Incidentally, if calorie-burning is your aim you'd be better off riding at a pace that allows you to recover and do the same again the following day. Two 400kcal rides are better than one 600, just to state the obvious...
Agreed. However unless I am just out with the family I enjoy going harder. My recovery is getting better so soon I'll be able to go a few days in a row. Given my schedule I can't go every day anyway so if I destroy myself two days in a row (or however many) I'll have to stay off the bike soon after and recover.
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Old 05-19-12, 07:36 AM
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Originally Posted by Seattle Forrest
Time is more important than effort if your main goal is to burn calories. Staying with the easy math theme, an easy two-hour ride will burn more energy than an all-out one-hour ride. Also, as chasm says, going two days in a row will use more energy than every other day.

Also, you should be able to have fun on the bike even if you aren't putting in a full effort.
I do a few of those as well. Night rides on the trail usually. I will say that if I know that I'm biking into to work the next day and I'm coming FROM work today, I will not totally destroy myself. But in general I do like to push hard.
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Old 05-19-12, 07:37 AM
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Originally Posted by Mithrandir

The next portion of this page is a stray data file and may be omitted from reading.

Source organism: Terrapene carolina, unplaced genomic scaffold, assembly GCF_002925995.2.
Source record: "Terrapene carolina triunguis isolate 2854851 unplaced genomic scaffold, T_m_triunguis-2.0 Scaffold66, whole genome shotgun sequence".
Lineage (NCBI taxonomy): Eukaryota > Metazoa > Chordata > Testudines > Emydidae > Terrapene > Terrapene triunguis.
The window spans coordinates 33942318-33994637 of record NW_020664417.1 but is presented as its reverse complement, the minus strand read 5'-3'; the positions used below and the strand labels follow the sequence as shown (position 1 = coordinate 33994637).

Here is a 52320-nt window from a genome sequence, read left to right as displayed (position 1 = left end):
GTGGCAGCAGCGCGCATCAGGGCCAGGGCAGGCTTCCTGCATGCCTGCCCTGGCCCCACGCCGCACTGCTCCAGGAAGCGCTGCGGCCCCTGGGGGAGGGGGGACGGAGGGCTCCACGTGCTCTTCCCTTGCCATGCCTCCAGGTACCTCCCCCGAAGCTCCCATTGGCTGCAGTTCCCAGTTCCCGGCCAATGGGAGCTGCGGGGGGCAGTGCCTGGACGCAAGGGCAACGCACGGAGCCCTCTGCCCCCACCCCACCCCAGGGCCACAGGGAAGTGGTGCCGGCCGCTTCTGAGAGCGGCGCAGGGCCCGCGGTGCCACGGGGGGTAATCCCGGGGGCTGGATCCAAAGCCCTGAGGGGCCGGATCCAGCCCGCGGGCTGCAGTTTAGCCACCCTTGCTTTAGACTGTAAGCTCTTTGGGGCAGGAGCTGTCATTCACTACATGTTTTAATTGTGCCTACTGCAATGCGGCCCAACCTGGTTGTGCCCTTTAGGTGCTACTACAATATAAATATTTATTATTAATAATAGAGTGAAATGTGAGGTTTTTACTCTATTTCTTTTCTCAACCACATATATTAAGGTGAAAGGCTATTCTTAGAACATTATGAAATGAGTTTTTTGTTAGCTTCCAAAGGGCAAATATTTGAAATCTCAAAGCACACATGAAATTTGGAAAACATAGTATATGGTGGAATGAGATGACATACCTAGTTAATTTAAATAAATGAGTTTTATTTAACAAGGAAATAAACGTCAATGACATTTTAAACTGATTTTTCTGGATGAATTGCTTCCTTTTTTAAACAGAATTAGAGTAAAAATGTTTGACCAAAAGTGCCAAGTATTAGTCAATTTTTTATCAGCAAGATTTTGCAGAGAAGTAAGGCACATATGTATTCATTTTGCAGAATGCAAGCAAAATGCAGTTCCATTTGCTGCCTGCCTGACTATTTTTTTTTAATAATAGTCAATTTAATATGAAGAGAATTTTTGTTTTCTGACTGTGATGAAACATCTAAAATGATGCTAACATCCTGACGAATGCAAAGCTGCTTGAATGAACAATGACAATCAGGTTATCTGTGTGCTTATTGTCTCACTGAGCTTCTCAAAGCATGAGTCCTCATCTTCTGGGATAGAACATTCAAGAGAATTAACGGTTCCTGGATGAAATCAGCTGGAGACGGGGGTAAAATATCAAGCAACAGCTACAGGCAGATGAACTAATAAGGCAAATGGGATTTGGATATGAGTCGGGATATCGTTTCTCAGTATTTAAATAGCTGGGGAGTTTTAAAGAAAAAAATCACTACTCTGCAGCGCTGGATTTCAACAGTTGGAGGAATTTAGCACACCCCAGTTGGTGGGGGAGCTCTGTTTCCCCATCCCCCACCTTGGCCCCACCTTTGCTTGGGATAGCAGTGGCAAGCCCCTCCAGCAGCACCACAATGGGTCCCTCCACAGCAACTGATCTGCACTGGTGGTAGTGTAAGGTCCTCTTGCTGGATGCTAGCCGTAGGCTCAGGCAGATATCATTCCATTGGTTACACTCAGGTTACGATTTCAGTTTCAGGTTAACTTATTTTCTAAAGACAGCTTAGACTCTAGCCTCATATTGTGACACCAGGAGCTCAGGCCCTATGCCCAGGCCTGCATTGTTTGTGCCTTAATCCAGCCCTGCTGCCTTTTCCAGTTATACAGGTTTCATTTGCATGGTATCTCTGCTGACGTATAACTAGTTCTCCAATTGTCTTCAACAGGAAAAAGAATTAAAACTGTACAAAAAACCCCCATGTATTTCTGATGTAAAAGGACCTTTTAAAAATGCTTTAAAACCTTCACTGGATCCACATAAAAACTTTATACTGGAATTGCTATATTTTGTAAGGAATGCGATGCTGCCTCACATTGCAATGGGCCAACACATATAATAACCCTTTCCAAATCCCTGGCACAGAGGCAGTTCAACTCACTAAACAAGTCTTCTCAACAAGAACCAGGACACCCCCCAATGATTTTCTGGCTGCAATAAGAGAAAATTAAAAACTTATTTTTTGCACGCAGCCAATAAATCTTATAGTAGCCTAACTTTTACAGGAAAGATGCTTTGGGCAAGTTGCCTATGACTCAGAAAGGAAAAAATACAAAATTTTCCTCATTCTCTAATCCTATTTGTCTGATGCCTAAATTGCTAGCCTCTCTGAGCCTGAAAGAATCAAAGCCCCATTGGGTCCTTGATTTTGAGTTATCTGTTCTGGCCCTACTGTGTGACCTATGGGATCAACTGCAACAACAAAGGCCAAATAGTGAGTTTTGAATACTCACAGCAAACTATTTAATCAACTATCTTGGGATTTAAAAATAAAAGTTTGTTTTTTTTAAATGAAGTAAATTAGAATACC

My doctor says that exercising in the morning is better because it raises your metabolism all day long and burns more calories than you otherwise would have, even if you sit around all day long.
I've heard that many times before but I didn't know if modern science still agreed. What I do know is that if I hit it in the morning before I eat the body gets energy from different places than in the afternoon or evening.
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Old 05-19-12, 07:39 AM
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Originally Posted by chefisaac
I would rather ride longer and more at ease then shorter and harder. No recovery time and I can ride the next morning.
A few years from now I can do that. My schedule does not currently allow so I like to get everything out of the ride I'm on. However if I KNOW I'm riding the next day I'll leave a bit in the tank.
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Old 05-19-12, 07:41 AM
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Originally Posted by vesteroid
I believe the rise in metabolism IS what the body is using to "repair" itself. We are saying the same thing.
Maybe, and I can kind of see that. The body is working to repair, replenish, etc. and it needs to burn calories to do so. Could be.